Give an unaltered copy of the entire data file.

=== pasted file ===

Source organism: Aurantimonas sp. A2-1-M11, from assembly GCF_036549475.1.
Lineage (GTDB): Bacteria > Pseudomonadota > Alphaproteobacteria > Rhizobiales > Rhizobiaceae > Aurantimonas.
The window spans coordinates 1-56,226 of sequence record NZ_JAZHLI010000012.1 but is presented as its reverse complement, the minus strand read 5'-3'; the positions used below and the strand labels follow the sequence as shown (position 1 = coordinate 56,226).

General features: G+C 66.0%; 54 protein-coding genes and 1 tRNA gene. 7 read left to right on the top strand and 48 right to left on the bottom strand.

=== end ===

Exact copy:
Source organism: Aurantimonas sp. A2-1-M11, from assembly GCF_036549475.1.
Lineage (GTDB): Bacteria > Pseudomonadota > Alphaproteobacteria > Rhizobiales > Rhizobiaceae > Aurantimonas.
The window spans coordinates 1-56,226 of sequence record NZ_JAZHLI010000012.1 but is presented as its reverse complement, the minus strand read 5'-3'; the positions used below and the strand labels follow the sequence as shown (position 1 = coordinate 56,226).

General features: G+C 66.0%; 54 protein-coding genes and 1 tRNA gene. 7 read left to right on the top strand and 48 right to left on the bottom strand.